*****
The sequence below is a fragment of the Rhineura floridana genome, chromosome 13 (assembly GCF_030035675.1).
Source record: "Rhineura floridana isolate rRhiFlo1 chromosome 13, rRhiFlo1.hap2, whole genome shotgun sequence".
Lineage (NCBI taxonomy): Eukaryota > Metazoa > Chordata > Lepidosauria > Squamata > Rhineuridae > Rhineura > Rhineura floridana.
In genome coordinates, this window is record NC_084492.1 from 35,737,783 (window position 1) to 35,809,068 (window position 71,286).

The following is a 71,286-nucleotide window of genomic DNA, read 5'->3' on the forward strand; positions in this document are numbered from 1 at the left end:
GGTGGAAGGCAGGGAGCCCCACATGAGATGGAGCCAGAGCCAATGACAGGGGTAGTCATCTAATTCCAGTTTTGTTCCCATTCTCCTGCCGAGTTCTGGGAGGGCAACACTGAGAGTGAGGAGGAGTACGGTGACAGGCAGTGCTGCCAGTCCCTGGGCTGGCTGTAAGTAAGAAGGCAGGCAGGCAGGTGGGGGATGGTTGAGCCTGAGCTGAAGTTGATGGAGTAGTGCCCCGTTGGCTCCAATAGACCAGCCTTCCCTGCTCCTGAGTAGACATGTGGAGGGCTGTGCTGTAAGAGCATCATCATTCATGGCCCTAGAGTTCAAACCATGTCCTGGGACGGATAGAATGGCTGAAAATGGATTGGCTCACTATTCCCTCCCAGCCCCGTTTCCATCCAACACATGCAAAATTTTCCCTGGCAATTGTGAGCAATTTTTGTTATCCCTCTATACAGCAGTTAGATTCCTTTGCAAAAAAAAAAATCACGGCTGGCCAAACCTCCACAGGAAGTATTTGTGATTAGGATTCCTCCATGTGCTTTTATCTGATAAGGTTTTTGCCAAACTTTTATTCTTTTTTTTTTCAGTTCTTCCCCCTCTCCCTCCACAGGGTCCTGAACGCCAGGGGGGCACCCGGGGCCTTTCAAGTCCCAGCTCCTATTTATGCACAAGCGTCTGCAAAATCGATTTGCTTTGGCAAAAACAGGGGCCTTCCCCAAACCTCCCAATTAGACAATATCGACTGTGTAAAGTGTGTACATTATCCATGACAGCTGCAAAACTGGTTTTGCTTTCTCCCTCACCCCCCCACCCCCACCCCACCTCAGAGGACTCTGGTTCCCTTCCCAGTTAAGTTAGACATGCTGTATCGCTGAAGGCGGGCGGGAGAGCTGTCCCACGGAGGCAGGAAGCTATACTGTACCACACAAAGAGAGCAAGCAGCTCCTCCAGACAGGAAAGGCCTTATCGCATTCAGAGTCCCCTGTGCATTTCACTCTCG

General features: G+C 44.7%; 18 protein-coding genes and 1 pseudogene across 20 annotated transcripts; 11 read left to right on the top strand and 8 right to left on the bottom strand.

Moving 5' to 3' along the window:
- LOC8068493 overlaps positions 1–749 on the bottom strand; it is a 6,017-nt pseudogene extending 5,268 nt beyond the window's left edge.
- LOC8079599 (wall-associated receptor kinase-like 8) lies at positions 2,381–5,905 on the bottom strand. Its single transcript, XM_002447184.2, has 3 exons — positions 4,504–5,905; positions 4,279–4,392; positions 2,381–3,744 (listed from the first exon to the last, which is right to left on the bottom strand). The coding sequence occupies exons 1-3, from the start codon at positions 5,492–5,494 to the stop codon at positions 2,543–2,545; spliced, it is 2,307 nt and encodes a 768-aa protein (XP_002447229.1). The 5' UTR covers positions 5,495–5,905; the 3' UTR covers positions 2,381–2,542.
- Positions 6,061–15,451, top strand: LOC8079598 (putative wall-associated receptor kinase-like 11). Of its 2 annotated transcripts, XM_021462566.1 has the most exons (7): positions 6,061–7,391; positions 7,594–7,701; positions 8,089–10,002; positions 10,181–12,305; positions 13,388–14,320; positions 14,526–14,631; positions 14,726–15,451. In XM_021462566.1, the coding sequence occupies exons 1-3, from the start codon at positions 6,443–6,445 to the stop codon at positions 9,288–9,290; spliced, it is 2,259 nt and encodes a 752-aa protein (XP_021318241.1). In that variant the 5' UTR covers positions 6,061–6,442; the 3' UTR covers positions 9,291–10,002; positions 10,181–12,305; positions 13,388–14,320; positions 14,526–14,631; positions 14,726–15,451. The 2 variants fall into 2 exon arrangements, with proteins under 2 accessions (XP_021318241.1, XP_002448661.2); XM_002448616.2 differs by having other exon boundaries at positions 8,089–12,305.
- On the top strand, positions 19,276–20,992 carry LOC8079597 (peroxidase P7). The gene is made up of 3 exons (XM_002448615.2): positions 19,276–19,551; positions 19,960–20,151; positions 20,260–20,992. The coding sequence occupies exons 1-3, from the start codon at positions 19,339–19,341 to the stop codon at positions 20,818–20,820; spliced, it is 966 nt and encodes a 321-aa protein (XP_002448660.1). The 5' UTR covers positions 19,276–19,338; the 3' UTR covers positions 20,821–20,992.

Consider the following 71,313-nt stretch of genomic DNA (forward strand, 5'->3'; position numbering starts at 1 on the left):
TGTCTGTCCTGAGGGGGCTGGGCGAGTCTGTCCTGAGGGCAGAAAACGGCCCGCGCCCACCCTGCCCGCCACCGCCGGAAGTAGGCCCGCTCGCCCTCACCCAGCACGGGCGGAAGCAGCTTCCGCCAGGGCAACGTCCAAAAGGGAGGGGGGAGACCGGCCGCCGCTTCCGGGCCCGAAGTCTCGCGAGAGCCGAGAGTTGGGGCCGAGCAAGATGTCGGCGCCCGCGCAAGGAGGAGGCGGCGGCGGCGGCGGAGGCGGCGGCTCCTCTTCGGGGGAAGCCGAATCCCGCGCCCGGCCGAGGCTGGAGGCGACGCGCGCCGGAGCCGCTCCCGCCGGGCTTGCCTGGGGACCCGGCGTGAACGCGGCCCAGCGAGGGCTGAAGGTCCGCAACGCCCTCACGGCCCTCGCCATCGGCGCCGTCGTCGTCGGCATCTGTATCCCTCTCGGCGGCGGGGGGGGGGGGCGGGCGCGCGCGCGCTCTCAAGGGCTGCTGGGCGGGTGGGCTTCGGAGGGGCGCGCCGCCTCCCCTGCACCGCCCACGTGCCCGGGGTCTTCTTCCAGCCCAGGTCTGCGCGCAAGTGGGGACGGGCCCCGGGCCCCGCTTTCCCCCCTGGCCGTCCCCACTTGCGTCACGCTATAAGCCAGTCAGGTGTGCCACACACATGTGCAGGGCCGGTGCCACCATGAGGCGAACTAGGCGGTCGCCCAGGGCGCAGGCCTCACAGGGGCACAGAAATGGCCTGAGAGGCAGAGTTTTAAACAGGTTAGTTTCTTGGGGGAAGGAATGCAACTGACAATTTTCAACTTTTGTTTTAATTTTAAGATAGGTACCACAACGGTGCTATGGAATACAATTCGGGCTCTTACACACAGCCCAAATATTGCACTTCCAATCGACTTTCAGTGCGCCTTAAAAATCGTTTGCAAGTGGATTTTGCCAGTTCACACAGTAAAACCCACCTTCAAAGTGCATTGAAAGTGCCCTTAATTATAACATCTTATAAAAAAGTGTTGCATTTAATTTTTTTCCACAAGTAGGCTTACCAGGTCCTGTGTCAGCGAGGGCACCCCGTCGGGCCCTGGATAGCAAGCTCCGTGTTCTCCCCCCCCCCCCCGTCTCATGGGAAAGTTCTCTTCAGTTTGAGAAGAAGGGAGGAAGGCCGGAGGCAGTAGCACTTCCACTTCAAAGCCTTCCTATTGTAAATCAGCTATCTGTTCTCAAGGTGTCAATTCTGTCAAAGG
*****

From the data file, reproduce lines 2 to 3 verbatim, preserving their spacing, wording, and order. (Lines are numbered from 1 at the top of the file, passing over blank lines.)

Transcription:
Source record: "Rhineura floridana isolate rRhiFlo1 chromosome 13, rRhiFlo1.hap2, whole genome shotgun sequence".
Lineage (NCBI taxonomy): Eukaryota > Metazoa > Chordata > Lepidosauria > Squamata > Rhineuridae > Rhineura > Rhineura floridana.